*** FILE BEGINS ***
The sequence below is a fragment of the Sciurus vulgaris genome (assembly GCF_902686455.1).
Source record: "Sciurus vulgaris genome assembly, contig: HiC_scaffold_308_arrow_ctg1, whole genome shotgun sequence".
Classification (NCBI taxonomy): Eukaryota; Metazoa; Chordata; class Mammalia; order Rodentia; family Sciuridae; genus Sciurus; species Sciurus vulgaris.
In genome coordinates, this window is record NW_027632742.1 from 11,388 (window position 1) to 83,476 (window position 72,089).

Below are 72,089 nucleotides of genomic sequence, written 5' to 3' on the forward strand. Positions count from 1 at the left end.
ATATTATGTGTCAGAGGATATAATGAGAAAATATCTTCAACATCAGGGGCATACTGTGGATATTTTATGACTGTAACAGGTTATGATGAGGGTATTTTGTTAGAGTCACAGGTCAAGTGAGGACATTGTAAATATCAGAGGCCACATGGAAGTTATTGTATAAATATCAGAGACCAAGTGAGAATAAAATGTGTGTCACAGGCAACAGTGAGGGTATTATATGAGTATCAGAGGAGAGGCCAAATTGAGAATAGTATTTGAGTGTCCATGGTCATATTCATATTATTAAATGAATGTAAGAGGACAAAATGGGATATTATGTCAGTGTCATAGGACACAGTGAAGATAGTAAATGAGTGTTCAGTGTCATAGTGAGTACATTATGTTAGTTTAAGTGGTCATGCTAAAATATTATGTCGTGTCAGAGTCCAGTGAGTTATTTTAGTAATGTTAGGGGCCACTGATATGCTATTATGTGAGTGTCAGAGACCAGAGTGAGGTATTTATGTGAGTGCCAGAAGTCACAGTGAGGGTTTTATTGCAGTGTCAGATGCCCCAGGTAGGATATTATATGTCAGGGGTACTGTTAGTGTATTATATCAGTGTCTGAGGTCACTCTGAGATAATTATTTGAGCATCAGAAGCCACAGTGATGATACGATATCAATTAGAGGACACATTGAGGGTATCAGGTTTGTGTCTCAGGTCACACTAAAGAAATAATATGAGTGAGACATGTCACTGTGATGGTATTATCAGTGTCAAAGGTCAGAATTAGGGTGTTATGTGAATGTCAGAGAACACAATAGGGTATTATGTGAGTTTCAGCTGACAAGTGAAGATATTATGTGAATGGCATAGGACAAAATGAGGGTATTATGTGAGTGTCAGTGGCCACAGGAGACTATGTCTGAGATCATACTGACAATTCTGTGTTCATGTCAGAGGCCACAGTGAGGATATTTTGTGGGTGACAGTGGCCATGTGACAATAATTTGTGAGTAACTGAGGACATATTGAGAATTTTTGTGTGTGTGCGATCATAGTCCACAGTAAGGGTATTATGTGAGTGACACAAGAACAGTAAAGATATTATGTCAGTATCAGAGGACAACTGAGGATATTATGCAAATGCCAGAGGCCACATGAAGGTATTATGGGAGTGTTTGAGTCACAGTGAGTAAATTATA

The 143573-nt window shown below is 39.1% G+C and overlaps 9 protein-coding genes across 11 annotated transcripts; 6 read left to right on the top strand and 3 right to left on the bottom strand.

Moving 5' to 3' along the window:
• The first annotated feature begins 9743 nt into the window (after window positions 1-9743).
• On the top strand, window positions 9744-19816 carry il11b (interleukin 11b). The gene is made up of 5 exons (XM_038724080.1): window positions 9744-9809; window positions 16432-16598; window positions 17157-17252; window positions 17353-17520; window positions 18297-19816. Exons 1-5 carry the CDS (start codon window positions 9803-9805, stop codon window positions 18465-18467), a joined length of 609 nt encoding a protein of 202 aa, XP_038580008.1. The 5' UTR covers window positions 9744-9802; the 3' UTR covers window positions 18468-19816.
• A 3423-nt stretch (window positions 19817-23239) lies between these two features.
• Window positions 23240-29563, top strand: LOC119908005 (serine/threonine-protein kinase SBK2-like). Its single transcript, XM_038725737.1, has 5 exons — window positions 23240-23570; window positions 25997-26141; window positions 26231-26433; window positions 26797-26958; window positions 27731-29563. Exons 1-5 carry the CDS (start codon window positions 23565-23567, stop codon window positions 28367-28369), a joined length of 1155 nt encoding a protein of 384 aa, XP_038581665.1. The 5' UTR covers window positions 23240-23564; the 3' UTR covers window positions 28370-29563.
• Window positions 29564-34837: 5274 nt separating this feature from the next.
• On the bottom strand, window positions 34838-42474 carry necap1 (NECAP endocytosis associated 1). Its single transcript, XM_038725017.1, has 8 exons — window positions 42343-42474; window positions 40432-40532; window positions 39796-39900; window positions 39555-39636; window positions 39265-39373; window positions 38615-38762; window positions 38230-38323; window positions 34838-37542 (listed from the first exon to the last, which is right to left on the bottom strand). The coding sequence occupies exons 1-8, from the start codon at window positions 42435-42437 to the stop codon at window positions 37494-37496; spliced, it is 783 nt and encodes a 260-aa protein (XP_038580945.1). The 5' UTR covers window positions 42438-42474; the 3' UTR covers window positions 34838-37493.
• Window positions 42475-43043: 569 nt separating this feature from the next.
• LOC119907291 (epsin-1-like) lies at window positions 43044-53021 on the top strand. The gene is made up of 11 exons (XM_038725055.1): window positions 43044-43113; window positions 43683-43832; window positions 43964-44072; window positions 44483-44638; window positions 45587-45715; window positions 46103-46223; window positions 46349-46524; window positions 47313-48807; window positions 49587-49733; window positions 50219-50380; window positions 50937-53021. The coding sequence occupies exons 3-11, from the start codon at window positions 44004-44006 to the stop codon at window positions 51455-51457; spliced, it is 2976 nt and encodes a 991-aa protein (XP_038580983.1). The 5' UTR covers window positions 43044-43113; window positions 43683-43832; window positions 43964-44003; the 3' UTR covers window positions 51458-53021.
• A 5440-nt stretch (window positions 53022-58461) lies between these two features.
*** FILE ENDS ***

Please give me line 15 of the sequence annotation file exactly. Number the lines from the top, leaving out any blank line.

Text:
• Window positions 42475-43043: 569 nt separating this feature from the next.